On September 17, 2020, the U.S. Court of Appeals for the District of Columbia Circuit granted an administrative stay on the EPA’s implementation of its rollback of oil and gas methane and volatile organic compound (VOC) emissions limits.
The order for the stay followed a multitude of legal filings, including a coalition of almost two dozen states led by California seeking federal review of the Agency’s rollback. The September 17 order was in response to a petition filed by 10 environmental groups, including the Sierra Club, the Environmental Defense Fund, and the Natural Resources Defense Council (NRDC). The request for an emergency stay was combined with a request for the court to stay or vacate the regulation.
The rollbacks, announced by EPA Administrator Andrew Wheeler in August, would “remove direct federal methane restrictions for the (oil and gas) industry and loosen monitoring and repair regulations aimed at preventing leaks” of methane, according to eenews.net.
In granting the stay, in its two-page orders, the court said, “The purpose of this administrative stay is to give the court sufficient opportunity to consider the emergency motion for stay and should not be construed in any way as a ruling on the merits of that motion.”
In addition to granting the stay on the EPA’s rule, the court’s order also set a briefing schedule to conclude the briefing by October 5.
In the environmental groups’ motion, in addition to seeking the emergency stay, they also requested summary vacatur of the rule, arguing that the final rule would cause immediate harm by removing emissions control and reporting obligations on numerous sources and that it could also potentially moot litigation by states and environmentalists seeking to force methane limits on existing oil and gas facilities.
Included in their motion was the standard three-part legal justification to file the motion: petitioners expect to succeed on the merits of their suit, a demonstration of irreparable harm that would occur if the court does not act on their request for a stay, and a stay is in the public interest.
“The core rationales of the Recission Rule are transparently flimsy, counterfactual and outcome driven,” and the Agency’s flexibility to change its positions “has limits,” the petition states. “In fact, the arbitrary and capricious nature of the Recission Rule is so clear that summary vacatur is warranted.”
At the heart of most of the current legal challenges the EPA is seeing on its policy revisions is the huge difference in policies from the Obama administration to those held by the Trump administration, said Mark McPherson, an environmental attorney at Dallas-based McPherson Law Firm.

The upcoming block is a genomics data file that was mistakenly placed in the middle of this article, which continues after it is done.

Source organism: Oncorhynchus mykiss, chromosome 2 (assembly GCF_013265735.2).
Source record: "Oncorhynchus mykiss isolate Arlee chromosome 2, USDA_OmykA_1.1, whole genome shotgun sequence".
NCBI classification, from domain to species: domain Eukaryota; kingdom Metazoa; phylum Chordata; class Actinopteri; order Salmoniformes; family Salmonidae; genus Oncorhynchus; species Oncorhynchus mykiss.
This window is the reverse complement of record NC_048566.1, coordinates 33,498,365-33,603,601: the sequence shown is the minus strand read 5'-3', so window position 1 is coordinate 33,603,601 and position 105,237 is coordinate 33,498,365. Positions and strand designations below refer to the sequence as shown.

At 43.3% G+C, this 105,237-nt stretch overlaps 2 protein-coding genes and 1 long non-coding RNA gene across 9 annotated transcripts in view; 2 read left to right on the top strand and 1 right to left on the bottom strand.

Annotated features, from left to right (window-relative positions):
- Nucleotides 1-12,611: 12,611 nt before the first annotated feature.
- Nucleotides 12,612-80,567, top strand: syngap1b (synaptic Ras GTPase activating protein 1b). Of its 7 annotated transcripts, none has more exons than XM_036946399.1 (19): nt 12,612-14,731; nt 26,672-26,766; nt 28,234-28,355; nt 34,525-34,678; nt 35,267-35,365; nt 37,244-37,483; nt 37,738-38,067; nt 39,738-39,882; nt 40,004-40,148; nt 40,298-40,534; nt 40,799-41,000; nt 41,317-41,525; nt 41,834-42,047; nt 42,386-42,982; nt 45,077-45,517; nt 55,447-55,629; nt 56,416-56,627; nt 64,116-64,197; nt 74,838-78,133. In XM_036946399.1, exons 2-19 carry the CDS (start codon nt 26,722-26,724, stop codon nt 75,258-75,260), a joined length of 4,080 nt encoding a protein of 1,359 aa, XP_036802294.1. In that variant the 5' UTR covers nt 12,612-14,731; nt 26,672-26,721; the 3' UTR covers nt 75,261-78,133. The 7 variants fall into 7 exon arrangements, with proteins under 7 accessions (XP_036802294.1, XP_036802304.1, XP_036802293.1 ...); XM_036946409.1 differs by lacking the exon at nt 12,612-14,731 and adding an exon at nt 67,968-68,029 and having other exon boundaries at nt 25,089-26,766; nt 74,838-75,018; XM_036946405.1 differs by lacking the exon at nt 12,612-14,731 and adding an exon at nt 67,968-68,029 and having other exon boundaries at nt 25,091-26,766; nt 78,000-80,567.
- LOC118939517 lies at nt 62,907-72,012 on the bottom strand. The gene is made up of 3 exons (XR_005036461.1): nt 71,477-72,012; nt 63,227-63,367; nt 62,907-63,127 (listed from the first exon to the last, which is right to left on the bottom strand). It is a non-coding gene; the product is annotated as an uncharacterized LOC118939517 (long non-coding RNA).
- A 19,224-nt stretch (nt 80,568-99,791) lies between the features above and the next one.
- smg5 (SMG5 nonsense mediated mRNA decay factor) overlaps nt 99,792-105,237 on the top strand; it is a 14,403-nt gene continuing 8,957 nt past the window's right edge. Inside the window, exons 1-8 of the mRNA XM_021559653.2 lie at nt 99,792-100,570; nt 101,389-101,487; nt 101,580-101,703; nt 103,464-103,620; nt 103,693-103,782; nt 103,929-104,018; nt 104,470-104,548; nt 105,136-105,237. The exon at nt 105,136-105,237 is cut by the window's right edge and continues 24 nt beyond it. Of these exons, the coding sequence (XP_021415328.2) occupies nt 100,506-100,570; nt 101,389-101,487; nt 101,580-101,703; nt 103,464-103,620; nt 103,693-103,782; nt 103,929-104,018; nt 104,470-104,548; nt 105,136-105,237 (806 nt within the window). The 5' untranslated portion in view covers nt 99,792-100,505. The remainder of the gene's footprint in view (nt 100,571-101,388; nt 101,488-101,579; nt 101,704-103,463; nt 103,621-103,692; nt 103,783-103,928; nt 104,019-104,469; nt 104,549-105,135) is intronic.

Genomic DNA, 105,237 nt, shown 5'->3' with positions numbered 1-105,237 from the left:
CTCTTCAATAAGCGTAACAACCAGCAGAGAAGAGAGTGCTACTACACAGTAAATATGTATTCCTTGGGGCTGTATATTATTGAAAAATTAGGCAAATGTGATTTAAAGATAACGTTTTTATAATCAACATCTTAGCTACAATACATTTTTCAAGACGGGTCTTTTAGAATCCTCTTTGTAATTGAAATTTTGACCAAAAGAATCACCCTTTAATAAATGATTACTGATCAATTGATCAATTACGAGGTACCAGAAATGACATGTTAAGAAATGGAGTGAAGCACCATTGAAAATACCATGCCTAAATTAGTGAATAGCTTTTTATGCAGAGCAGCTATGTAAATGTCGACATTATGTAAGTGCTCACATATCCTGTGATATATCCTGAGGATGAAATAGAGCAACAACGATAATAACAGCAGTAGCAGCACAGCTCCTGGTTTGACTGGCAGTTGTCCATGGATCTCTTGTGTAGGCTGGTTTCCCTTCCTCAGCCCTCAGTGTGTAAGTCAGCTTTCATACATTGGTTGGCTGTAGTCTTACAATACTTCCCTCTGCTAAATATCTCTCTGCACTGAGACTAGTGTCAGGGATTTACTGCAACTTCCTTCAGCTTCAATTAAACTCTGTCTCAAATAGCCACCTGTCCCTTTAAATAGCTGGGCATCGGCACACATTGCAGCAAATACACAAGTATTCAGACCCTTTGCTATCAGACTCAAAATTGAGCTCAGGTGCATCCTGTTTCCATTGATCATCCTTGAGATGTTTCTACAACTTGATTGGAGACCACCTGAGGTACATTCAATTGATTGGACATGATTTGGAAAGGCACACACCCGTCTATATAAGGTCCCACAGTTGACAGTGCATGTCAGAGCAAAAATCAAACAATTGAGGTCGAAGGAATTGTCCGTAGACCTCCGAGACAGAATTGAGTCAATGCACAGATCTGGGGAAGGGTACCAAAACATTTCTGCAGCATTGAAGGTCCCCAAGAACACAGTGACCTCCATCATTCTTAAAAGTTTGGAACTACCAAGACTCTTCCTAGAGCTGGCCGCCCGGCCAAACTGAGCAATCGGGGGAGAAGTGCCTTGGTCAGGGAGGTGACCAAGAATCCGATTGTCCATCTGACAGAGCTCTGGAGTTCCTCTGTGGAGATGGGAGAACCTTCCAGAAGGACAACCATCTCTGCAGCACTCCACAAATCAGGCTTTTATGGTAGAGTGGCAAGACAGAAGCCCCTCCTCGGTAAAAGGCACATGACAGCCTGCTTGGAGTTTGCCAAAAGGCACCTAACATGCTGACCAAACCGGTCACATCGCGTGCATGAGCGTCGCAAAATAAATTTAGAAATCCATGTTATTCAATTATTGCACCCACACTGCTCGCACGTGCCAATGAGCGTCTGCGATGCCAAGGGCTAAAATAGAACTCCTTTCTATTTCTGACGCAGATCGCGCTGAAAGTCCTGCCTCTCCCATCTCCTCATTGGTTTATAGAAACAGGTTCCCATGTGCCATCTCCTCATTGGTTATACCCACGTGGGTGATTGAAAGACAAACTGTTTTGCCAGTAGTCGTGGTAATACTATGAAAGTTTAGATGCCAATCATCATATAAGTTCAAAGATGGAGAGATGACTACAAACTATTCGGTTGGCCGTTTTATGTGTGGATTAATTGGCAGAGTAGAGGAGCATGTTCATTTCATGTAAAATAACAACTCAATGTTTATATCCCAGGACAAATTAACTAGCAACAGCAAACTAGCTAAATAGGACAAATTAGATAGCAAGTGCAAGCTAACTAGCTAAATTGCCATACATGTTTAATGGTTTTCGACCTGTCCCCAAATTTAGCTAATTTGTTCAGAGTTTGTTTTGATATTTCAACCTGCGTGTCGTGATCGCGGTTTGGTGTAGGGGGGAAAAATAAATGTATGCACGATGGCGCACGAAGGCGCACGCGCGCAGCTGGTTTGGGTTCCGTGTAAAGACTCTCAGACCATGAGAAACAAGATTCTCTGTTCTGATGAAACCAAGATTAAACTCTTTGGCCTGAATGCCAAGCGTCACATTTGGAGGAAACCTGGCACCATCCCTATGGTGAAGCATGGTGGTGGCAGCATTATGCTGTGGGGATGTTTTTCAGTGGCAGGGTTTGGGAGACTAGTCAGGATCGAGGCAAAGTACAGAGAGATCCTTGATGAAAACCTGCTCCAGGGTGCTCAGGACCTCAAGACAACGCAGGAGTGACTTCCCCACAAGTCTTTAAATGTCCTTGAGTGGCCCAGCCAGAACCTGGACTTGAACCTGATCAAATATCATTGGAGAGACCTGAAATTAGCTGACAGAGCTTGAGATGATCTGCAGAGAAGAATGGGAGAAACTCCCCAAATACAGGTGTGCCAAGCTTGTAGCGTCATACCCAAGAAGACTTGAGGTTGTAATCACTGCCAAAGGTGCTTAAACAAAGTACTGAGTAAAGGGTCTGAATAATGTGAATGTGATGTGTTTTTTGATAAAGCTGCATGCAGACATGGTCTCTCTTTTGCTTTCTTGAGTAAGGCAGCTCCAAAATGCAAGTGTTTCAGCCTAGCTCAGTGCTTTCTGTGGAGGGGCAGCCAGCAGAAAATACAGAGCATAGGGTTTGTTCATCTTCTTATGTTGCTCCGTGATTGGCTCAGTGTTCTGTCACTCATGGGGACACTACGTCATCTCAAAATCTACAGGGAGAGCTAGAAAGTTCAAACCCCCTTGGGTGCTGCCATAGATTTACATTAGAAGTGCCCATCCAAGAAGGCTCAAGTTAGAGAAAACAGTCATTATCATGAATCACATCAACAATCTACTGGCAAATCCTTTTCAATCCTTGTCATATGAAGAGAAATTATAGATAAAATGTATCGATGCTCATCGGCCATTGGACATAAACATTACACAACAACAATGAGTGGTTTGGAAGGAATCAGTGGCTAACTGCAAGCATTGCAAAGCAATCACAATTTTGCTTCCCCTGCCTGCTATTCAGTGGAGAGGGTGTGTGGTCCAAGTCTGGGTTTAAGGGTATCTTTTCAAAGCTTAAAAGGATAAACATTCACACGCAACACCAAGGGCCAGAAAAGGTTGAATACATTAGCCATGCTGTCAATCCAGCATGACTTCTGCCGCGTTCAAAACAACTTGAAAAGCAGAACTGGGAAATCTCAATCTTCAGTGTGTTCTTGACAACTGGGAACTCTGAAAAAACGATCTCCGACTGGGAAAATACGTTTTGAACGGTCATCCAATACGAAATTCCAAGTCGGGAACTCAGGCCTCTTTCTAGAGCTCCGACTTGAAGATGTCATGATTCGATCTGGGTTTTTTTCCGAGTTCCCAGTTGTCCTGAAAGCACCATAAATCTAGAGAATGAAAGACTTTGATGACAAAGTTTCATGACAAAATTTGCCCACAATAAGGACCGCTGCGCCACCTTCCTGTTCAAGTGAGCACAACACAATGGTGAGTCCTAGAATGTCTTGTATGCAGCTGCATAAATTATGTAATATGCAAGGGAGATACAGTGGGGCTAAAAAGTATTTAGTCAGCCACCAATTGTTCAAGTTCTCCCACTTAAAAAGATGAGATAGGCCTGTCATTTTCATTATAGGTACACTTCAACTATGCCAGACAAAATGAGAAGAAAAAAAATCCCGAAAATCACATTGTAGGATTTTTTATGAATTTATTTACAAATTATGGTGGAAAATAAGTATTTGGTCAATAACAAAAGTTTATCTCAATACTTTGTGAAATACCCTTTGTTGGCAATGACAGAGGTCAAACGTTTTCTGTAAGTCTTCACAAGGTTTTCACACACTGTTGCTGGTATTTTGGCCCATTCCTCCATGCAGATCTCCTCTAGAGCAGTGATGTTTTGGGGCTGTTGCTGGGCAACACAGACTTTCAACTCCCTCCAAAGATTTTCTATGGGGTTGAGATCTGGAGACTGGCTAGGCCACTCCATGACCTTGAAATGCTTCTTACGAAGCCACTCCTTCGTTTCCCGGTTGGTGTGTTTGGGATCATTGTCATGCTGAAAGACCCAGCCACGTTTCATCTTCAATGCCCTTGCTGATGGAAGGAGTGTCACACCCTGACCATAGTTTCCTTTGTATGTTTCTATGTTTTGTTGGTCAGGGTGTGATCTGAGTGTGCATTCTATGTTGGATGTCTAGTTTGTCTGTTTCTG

“Radical change in policy at the White House level is the problem,” McPherson said. “Obama said, as a matter of public policy we think this is unhealthy, there shouldn’t be any methane emissions. Trump comes along and says it’s not that big a deal, we don’t want to impose those costs on the industry, and they list a number of reasons to justify the policy change.”
Granting a stay provides the court with more time to study the issue to determine if the Agency is properly following policy, he said.
Utilizing the “arbitrary and capricious” argument is a standard challenge, McPherson said, but it’s a hard standard to prove.
“I do not believe the Sierra Club will be successful in utilizing this challenge,” McPherson said. “There is case law that says an agency can change policy. They are not beholden to their prior rules.”
Industry Split on Methane Emissions Rules
Smaller producers have pushed for changes, claiming current emissions standards are too costly. Several large oil and gas companies have gone on record in favor of the previous Obama-era policies.
“Last year we announced our support for the direct regulation of methane emissions for new and existing oil and gas facilities. That hasn’t changed,” wrote Exxon Mobil Corp. Senior Vice President Staale Gjervik in the company blog. “Our experience shows that methane emissions can be mitigated in a cost-effective manner.… Full industry participation is required to maximize the benefits to society.”
Susan Dio, former chairman and president of BP America, agrees.
“First, it’s the right thing to do for the planet. Methane is the primary component of natural gas. It has a shorter lifetime in the atmosphere than carbon dioxide (CO2), but it has higher global warming potential. So, we must strive to prevent it from escaping into the air.
“Second, we need to protect natural gas’ license to operate. When used in electricity generation, natural gas has less than half the CO2 emissions of coal, and it also can be a vital backup to renewables. But to maximize the climate benefits of gas—and meet the dual challenge of producing more energy with fewer emissions—we need to address its Achilles’ heel and eliminate methane emissions,” she said.
The D.C. Circuit Court’s final ruling on this matter will likely impact the California-led state litigation also seeking review of the methane rollback. Industry, states, and environmental groups anxiously await the court’s final decision, expected in the next few weeks.